Elevate claims that Defendants' use of the “Elevate” name has created confusion among its customers because both companies advertise similar services and operate facilities in California. Id. at 11. For example, consumers have called Elevate to complain about the poor business practices at Elevate Recovery Center, not realizing that Elevate Recovery Center is operated by Defendants, not Plaintiff. ECF No. 5-1 at 3.

         Seeking to prevent further confusion, Elevate contacted Defendants to inform them of their “infringement of the registered service mark-ELEVATE Addiction Services” and to demand that Defendants “cease and desist from using Elevate Recovery in public branding or promotion.” ECF No. 5-15. In spite of this warning, Defendants have continued to operate the Elevate Recovery Center under that name. ECF No. 5-1 at 4. Instead, Defendant Elevate Recovery LLC filed an application for trademark registration of the mark “ELEVATE” for “[a]ddiction treatment services, rehabilitation of drug, alcohol and narcotic addicted patients.” ECF No. 5-14 at 3. On December 28, 2016, the United States Patent and Trademark Office (“USPTO”) refused registration of Defendants' applied-for mark based on a likelihood of confusion with Plaintiff's ELEVATE Marks. Id.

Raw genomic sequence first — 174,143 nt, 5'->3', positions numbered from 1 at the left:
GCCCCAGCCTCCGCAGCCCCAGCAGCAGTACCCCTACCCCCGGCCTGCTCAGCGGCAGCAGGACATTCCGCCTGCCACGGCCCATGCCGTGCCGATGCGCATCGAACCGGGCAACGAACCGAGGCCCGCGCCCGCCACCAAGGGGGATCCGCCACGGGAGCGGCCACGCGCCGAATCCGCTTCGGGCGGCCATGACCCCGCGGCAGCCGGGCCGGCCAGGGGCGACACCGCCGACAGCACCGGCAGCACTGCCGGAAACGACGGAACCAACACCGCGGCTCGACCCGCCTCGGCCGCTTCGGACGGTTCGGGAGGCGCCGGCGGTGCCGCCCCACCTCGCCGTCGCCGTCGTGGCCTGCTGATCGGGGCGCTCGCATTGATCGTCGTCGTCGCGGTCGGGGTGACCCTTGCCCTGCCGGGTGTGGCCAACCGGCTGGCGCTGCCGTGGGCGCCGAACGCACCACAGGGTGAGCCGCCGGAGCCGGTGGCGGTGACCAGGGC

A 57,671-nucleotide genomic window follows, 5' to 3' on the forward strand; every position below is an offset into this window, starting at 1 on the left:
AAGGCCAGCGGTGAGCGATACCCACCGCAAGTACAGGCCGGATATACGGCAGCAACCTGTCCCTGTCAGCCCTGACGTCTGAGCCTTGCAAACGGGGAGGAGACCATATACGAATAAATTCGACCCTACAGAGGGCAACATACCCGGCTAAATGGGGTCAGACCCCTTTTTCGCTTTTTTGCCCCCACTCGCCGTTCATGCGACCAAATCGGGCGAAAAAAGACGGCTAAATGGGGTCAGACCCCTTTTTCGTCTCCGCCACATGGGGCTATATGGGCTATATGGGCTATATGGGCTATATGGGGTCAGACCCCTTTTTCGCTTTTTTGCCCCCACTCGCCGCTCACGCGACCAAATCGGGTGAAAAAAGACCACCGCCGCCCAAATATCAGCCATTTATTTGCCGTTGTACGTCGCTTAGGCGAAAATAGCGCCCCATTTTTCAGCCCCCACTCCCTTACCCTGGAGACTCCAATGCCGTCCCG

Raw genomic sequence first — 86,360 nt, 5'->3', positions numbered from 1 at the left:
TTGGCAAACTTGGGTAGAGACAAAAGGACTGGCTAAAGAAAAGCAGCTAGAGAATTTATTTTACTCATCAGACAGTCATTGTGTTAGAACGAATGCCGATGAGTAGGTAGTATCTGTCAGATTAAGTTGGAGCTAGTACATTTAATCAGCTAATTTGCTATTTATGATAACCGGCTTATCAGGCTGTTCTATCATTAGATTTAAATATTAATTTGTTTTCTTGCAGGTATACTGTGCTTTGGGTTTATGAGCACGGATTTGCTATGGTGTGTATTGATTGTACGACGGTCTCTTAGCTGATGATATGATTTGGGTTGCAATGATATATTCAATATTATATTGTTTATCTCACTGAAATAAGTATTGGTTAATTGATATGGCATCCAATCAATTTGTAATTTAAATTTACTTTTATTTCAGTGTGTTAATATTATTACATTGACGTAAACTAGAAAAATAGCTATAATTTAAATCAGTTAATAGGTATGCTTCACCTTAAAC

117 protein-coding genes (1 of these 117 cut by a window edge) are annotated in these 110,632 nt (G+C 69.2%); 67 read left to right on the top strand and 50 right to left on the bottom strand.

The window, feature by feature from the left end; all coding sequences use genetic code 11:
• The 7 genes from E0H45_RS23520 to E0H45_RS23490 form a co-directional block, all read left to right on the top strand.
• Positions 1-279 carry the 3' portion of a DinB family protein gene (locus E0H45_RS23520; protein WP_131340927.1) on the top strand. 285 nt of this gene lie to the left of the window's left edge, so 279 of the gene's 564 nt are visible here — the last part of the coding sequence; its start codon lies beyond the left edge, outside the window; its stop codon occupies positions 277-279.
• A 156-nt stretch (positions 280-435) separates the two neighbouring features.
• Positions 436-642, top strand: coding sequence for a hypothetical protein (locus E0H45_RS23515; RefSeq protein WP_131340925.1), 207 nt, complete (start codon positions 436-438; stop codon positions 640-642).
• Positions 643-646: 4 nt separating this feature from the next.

On February 17, 2017, Elevate filed suit against Defendants alleging trademark infringement of the ELEVATE Marks under the Lanham Act, 15 U.S.C. § 1114, unfair competition in violation of California Business Code § 17200, and cybersquatting in violation of 15 U.S.C. § 1125. Then, on February 21, 2017, Elevate filed the present motion for preliminary injunction to stop Defendants “from further use of the ‘Elevate Recovery Center' name, and all similarly confusing names, in connection with its addiction recovery centers.” ECF No. 5 at 6.

         II. LEGAL STANDARD

         “A plaintiff seeking a preliminary injunction must establish that he is likely to succeed on the merits, that he is likely to suffer irreparable harm in the absence of preliminary relief, that the balance of equities tips in his favor, and that an injunction is in the public interest.” Winter v. Natural Resources Defense Council, Inc., 555 U.S. 7, 20 (2008). Courts use different formulations to describe the first factor, including “reasonable probability, ” “fair prospect, ” “substantial case on the merits, ” and “serious legal questions . . . raised.” Lair v. Bullock, 697 F.3d 1200, 1204 (9th Cir.2012). These formulations “are largely interchangeable, ” and “indicate that, ‘at a minimum, ' a petitioner must show that there is a ‘substantial case for relief on the merits.'” Id. (quoting Leiva-Perez v. Holder, 640 F.3d 962, 968 (9th Cir. 2011). “The standard does not require the petitioners to show that ‘it is more likely than not that they will win on the merits.'” Id. (quoting Leiva-Perez, 640 F.3d at 966). “[S]erious questions going to the merits and a balance of hardships that tips sharply towards the plaintiff can support issuance of a preliminary injunction, so long as the ...